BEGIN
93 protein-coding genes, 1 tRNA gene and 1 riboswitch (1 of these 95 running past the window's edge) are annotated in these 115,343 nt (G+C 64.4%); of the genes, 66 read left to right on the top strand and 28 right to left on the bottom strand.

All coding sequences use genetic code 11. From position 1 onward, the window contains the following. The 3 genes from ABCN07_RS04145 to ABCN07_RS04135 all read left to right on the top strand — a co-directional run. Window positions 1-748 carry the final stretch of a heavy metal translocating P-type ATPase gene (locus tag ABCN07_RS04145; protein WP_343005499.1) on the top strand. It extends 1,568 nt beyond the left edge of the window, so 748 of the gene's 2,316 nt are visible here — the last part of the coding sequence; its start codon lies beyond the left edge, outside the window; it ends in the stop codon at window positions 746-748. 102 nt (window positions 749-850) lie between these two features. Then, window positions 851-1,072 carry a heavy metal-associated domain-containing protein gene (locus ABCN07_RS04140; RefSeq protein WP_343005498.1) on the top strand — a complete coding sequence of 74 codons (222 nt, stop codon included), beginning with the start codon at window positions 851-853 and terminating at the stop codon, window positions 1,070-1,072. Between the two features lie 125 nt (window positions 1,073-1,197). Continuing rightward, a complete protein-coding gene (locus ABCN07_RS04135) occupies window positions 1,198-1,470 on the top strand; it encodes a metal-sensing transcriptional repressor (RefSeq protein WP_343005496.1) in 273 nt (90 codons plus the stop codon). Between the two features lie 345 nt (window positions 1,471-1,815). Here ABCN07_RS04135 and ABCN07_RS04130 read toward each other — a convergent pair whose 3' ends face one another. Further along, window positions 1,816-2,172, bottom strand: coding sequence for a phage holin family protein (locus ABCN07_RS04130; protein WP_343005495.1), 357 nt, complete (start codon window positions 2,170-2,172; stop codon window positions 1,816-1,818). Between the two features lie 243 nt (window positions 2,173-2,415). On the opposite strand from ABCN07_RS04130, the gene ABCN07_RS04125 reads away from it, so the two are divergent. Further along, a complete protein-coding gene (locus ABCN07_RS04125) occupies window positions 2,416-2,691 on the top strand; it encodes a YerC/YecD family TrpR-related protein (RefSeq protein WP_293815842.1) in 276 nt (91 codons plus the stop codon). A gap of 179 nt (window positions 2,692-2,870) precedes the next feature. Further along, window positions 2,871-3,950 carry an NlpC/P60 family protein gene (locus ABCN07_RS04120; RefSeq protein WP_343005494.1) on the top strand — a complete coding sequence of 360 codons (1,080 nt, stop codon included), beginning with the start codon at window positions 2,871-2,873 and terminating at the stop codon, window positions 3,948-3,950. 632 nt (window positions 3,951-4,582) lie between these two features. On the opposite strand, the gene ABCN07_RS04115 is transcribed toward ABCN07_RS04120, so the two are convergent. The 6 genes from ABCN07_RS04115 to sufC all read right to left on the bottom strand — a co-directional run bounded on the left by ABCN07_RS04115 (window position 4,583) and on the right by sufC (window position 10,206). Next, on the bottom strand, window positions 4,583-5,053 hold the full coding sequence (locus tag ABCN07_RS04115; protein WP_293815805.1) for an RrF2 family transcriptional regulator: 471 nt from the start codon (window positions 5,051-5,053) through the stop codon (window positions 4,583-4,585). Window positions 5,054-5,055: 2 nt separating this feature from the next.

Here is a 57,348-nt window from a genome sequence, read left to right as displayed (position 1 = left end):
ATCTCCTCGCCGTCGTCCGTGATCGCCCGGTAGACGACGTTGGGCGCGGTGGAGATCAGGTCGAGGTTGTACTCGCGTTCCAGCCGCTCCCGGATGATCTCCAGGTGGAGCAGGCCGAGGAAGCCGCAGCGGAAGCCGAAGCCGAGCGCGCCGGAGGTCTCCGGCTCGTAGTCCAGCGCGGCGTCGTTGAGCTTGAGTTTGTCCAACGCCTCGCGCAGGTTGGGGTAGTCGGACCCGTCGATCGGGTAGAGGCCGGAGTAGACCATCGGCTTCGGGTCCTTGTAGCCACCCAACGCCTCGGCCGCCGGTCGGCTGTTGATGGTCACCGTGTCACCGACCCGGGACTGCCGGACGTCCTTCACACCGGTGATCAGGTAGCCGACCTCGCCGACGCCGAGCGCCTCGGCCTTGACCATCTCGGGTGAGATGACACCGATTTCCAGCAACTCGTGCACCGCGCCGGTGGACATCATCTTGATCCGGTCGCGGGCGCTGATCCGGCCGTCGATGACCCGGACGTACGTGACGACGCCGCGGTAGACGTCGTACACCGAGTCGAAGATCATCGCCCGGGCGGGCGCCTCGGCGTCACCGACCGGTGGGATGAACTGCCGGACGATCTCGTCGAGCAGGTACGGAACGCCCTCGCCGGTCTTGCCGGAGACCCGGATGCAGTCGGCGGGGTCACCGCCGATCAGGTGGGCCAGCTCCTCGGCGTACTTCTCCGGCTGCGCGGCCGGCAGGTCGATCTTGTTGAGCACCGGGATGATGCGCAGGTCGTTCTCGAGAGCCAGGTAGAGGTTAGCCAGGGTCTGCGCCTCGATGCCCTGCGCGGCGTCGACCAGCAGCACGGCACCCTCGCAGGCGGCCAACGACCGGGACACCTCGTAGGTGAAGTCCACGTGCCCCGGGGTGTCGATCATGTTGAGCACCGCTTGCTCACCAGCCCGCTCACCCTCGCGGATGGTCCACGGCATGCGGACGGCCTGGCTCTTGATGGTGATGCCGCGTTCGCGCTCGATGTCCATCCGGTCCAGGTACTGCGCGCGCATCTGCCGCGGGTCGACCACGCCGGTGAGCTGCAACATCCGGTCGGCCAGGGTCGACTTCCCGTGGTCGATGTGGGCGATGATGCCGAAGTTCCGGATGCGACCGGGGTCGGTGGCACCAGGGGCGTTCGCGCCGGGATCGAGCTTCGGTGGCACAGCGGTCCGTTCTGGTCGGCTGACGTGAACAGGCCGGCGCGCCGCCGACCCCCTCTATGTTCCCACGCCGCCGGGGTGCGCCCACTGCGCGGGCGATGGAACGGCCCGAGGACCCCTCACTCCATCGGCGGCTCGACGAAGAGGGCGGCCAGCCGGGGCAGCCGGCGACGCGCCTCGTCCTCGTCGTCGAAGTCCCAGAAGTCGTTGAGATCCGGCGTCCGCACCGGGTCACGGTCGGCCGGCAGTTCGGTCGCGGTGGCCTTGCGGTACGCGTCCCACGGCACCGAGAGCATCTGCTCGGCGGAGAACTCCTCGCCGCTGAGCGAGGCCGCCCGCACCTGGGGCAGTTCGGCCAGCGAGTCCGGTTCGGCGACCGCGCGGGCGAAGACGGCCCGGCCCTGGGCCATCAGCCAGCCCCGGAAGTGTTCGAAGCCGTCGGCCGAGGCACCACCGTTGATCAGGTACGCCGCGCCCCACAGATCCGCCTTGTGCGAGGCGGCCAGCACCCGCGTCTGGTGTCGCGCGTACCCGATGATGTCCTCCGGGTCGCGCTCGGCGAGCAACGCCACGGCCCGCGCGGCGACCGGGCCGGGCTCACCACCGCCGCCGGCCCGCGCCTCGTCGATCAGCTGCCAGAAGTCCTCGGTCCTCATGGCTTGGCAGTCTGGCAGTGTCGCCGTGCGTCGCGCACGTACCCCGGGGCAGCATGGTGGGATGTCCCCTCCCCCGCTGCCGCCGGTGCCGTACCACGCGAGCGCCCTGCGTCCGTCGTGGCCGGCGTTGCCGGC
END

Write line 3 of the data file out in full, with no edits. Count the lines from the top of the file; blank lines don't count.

Here is a 57,348-nt window from a genome sequence, read left to right as displayed (position 1 = left end):